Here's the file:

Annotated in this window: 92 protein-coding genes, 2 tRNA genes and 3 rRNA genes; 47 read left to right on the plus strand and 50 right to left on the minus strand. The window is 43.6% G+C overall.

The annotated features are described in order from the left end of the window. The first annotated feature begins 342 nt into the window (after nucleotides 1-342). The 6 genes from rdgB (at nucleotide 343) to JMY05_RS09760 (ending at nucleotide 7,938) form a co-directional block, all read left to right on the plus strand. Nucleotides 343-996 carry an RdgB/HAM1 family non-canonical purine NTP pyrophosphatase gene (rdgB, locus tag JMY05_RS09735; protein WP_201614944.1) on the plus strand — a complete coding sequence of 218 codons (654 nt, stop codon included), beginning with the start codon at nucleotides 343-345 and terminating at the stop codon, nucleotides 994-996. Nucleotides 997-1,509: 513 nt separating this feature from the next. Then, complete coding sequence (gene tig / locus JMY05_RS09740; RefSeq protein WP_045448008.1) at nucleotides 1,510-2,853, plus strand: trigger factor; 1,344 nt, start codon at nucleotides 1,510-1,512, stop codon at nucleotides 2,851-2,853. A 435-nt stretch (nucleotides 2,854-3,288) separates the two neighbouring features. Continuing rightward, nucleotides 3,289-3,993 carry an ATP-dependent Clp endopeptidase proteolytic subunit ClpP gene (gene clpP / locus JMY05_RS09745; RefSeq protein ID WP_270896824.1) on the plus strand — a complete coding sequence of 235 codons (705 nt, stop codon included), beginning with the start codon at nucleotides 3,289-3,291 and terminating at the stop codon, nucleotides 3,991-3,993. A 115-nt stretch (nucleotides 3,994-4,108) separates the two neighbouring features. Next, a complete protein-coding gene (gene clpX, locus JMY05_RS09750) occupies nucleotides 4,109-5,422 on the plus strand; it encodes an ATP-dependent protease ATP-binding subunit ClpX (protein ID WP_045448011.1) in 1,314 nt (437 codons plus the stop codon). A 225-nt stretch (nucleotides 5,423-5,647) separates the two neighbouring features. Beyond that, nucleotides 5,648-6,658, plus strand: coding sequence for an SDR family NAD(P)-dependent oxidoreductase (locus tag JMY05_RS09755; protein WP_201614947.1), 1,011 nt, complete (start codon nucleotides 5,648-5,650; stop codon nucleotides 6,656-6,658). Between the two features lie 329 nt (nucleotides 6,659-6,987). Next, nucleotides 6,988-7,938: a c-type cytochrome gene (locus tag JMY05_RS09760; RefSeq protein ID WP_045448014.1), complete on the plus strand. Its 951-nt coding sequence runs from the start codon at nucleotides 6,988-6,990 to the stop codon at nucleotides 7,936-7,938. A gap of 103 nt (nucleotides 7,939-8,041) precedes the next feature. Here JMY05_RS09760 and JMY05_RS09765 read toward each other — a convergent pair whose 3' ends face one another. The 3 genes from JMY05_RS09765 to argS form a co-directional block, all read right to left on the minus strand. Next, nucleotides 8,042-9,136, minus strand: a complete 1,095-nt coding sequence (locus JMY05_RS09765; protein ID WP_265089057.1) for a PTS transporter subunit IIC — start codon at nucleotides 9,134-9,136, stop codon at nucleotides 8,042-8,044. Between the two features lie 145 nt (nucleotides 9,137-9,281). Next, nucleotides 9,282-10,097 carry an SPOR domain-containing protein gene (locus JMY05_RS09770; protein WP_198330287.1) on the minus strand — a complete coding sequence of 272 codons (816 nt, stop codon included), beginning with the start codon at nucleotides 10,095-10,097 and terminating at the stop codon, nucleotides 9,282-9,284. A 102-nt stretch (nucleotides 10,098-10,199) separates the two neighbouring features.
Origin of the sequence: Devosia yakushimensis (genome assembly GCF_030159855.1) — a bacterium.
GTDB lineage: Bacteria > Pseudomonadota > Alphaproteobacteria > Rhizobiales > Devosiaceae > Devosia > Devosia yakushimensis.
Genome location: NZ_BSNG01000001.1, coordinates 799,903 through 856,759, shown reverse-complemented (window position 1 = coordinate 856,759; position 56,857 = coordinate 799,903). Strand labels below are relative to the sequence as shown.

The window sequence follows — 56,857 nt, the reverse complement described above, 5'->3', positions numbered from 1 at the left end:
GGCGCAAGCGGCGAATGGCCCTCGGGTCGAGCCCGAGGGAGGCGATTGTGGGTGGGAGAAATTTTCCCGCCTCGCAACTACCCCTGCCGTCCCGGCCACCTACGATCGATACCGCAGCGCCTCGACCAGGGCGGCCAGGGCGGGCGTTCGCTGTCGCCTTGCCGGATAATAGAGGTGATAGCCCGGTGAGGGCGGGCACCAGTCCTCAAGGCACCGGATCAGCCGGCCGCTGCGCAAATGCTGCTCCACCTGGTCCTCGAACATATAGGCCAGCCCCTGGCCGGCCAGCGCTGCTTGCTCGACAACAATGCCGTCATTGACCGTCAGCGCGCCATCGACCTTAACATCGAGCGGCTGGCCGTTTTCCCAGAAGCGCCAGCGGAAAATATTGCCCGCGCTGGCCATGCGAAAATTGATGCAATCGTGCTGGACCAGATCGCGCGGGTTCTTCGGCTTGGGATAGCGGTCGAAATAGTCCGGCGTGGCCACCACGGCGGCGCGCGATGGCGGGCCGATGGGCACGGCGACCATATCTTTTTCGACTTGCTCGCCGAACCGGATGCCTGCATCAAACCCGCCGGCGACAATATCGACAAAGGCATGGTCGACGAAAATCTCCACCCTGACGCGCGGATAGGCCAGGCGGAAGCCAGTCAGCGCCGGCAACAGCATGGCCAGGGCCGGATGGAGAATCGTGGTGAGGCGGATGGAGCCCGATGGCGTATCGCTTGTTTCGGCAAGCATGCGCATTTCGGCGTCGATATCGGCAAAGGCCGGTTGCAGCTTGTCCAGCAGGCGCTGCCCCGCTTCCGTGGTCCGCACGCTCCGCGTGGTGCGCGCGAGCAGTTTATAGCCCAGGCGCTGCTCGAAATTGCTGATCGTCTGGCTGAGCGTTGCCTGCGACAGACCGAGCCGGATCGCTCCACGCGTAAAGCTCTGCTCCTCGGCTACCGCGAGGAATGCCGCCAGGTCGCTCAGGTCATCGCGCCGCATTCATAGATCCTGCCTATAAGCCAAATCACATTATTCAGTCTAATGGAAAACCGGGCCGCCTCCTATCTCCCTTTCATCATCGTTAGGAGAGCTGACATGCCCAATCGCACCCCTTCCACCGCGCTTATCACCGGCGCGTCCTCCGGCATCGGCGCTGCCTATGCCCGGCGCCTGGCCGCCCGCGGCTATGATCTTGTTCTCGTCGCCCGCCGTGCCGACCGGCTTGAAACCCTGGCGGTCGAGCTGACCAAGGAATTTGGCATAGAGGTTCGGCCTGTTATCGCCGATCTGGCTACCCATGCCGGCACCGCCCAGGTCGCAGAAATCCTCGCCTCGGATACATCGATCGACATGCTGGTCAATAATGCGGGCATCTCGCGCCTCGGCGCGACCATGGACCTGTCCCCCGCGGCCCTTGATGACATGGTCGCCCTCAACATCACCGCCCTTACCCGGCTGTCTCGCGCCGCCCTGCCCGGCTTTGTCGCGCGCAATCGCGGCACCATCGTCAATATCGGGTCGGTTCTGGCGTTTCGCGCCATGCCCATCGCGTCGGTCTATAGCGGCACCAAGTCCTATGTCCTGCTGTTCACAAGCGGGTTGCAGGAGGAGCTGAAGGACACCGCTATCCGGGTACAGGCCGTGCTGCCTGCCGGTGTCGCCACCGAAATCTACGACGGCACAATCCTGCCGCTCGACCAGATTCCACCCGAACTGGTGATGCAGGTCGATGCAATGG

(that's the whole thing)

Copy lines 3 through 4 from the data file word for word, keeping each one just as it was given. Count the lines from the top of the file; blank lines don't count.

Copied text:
Origin of the sequence: Devosia yakushimensis (genome assembly GCF_030159855.1) — a bacterium.
GTDB lineage: Bacteria > Pseudomonadota > Alphaproteobacteria > Rhizobiales > Devosiaceae > Devosia > Devosia yakushimensis.